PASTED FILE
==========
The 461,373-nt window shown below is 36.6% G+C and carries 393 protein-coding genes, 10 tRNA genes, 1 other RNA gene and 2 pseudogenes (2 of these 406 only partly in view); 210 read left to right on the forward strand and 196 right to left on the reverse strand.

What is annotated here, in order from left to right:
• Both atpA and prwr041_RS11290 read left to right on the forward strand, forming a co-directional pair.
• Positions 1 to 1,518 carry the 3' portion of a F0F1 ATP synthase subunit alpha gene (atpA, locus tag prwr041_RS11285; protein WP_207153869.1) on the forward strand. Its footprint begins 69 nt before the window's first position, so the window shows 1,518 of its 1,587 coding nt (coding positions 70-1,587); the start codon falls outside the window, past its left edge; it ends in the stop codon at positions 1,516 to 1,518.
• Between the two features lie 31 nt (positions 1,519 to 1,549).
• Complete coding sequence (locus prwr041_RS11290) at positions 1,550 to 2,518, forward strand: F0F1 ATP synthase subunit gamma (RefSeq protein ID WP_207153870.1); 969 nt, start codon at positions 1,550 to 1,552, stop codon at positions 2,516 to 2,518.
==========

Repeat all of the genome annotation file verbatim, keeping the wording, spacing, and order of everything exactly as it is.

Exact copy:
The 461,373-nt window shown below is 36.6% G+C and carries 393 protein-coding genes, 10 tRNA genes, 1 other RNA gene and 2 pseudogenes (2 of these 406 only partly in view); 210 read left to right on the forward strand and 196 right to left on the reverse strand.

What is annotated here, in order from left to right:
• Both atpA and prwr041_RS11290 read left to right on the forward strand, forming a co-directional pair.
• Positions 1 to 1,518 carry the 3' portion of a F0F1 ATP synthase subunit alpha gene (atpA, locus tag prwr041_RS11285; protein WP_207153869.1) on the forward strand. Its footprint begins 69 nt before the window's first position, so the window shows 1,518 of its 1,587 coding nt (coding positions 70-1,587); the start codon falls outside the window, past its left edge; it ends in the stop codon at positions 1,516 to 1,518.
• Between the two features lie 31 nt (positions 1,519 to 1,549).
• Complete coding sequence (locus prwr041_RS11290) at positions 1,550 to 2,518, forward strand: F0F1 ATP synthase subunit gamma (RefSeq protein ID WP_207153870.1); 969 nt, start codon at positions 1,550 to 1,552, stop codon at positions 2,516 to 2,518.